Berry aneurysms: HTN and smoing predisposing factors, 90% at ACA/MCA/ICA bifurcation, multiple 20 - 30%, familial 12 - 15%
Death is due to generalized vasospasm and ischemia.
Intracerebral hemorrhages: more common in males, blacks.
HTN hemorrhages: basal ganglia, pons and cerebellum
AVM: majority parietal
Sturge-Weber Syndrome: vasular nevi of face, epilepsy, multiple AVMs
Uncommon: blood dyscrasias, endocarditis with emboli, anticoagulant toxicity, tumors and sickle cell (diffuse SAH over convexities).

Primary Brain Tumors
<0.2% of sudden, unexpected death.
Assoc: infection of the ears and sinuses, alcoholism, splenectomy, pneumonia and septicemia
Organisms (Adults): S. pneumoniae (esp s/p trauma w/ dural disruption), N. meningitis, L. monocytogenes and H. influeneza
Neonates and infants < 2 mos: coliform bacteria (listeria, e coli, klebsiella) and Group B strep.
Reyes Syndrome
Multiple small fatty cytoplasmic vesicles in the liver, myocardial fibers and tubular cells of kidneys.
Can be confused w/inborn errors of metabolism so need to do EM for mitochondrial alterations.
Psychiatric Patients
Phenothiazines in schizophrenics
Chronic Alcoholism: cerebellar atrophy with loss of granule cells and Bergmann gliosis.
Rabies: Negri bodies are eosinophilic, sharply defined, round or oval intracytoplasmic neuronal inclusions. Most common in Purkinje cells, pyramidal cells of hippocampus and in cerebral cortex.
Occupational asthma: exposure to irritant gases and fumes (chlorine, ammonia)
Epiglottitis: H. influenza
Pulmonary Thromboemboli:
Stasis, Vein Injury, Hypercoagulable state
Pneumonia: bronchopneumonia must be secondary to a chronic disease
Hemoptysis: tumor, TB
Spontaneous Pneumothorax of Newborns: 1-2% live births, CXR
Bronchiolitis: RSV in infants< 1 year can cause atelectasis or fatal bronchospasm
Hantavirus: Sin Nombre Virus (SNV). Diagnosis best with serum IgM and IgG. Pulmonary edema and mild interstitial thickening with only focal hyaline membranes. Immature leukocytes in capillaries. Pleural effusion on autopsy
GI TRACT: hematemesis secondary to varices from cirrhosis, perforated ulcers & peritonitis
Agonal postmortem esophagogastromalacia: autodigestion of the lower esophagus and stomach. Tissue grayish-white to black & friable. Micro: no inflamm.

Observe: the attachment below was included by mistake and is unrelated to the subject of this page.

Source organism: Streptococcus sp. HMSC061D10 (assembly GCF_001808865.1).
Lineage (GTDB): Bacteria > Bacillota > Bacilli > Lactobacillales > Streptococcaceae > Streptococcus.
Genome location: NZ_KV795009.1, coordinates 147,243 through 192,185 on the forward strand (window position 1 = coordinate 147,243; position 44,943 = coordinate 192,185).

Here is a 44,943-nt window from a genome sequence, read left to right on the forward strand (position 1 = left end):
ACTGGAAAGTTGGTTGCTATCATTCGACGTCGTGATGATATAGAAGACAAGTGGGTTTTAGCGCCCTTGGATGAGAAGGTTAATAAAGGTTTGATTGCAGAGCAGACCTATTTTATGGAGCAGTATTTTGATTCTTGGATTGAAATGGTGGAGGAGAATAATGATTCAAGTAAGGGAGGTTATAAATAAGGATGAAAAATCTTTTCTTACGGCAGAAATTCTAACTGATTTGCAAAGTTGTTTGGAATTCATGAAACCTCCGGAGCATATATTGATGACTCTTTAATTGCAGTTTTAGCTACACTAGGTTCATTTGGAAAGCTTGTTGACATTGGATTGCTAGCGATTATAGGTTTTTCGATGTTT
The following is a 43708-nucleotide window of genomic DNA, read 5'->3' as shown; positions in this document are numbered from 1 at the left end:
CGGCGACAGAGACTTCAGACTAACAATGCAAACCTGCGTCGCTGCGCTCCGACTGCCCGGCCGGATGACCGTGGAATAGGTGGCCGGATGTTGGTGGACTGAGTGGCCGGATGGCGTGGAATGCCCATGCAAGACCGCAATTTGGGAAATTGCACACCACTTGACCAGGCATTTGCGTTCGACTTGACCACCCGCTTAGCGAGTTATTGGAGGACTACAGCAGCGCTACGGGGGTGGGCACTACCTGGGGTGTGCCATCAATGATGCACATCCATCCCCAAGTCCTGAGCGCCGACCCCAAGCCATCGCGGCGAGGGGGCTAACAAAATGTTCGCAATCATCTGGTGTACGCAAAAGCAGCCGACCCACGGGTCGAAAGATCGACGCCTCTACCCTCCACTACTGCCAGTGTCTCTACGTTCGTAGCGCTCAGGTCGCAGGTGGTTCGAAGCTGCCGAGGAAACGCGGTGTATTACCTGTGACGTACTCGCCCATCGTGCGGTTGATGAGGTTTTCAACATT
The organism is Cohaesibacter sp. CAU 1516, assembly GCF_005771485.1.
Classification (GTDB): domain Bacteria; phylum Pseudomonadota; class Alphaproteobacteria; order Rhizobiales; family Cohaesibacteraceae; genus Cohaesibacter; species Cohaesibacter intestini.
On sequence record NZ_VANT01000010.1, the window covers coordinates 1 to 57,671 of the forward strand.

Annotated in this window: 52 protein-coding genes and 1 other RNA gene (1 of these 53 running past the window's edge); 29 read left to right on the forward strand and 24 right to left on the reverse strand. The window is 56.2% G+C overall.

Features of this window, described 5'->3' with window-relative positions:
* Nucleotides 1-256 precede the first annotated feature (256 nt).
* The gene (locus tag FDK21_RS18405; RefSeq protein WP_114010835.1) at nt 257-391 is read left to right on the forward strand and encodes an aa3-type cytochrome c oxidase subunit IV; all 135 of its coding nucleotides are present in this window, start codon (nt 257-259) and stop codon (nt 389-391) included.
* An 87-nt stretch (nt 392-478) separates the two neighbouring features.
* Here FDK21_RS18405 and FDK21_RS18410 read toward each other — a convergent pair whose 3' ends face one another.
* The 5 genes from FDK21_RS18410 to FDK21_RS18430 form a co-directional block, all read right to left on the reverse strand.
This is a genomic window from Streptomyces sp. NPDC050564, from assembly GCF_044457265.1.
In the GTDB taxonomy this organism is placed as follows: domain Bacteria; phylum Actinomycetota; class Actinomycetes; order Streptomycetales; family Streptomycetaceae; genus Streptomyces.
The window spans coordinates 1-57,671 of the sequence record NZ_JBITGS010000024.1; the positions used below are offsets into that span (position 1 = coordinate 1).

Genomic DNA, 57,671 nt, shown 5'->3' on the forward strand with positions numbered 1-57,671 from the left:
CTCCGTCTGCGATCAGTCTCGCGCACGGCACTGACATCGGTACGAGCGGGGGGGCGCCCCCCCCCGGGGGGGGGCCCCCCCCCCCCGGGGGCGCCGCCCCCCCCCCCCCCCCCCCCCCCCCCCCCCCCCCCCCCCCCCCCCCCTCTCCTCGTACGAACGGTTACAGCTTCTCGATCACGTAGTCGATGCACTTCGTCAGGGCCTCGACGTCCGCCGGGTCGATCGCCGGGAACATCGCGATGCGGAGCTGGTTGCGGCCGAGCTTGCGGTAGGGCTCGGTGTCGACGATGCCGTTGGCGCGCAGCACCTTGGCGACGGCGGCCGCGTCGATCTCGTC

SPLEEN: Rupture assoc with mononucleosis, malaria, leukemia.
Sickle cell crisis: spleen had congested red pulp and pale areas of fibrosis from ischemic damage. Under high power sinusoids are dilated with sickled cells. (Robbins p. 614)
PANCREAS: pancreatitis, diabetes mellitus (vitreous glucose >200mg/dL is diagnostic)
Fulminant hepatic necrosis - acetaminophen, Amanita phalloides (mushroom poisoning).
Cirrhosis with non-traumatic intra-abdominal hemorrhage.
Microvesicular fat: Reyes, tetracycline or valproate toxicity, fatty liver of pregnancy, unripe fruit of jamaican boa tree, (marasmus, glucocorticoids).
Alcoholic fatty liver (usually mixed macro and microvesicular): carbos replaced by ETOH, can cause sudden death, can be seen with alcoholic hepatitis, may have negative post-mortem ETOH, caused by triglyceride accumulation in the liver
OTHER: ruptured tubal pregnancy, adrenal pheochromocytoma, meningococcemia with Waterhouse-Friderichson Syndrome (bilateral adrenal hemorrhagic necrosis), idiopathic pulmonary hemosiderosis, central pontine myelinolysis, cystercercosis, undiagnosed malignant tumors.
Valsalva: Increased intrathoracic pressure, intrapulmonary pressure; decreased RV output, coronary artery flow, O2 diffusion by lung
hyperuricemia, proteinuria, facial edema, HTN
Eclampsia (seizures): ppt by bromocriptine mesylate. Liver: irregular, focal subcapsular and intraparenchymal hemorrhages. Fibrin thrombi in portal capillaries with peripheral (periportal) hemorrhagic necrosis.
Sheehan's Syndrome: post-partum pituitary ibfarction usu a complication of obstetric hemorrhage or shock as a result of retained placental tissue; proportinal to amount of pituitary gland infarcted; CT may show an "empty sella."
Air embolism risk factors: abortion (dilation of os with tears of cervical veins), C-section, placenta previa, oral-genital intercourse with air blowing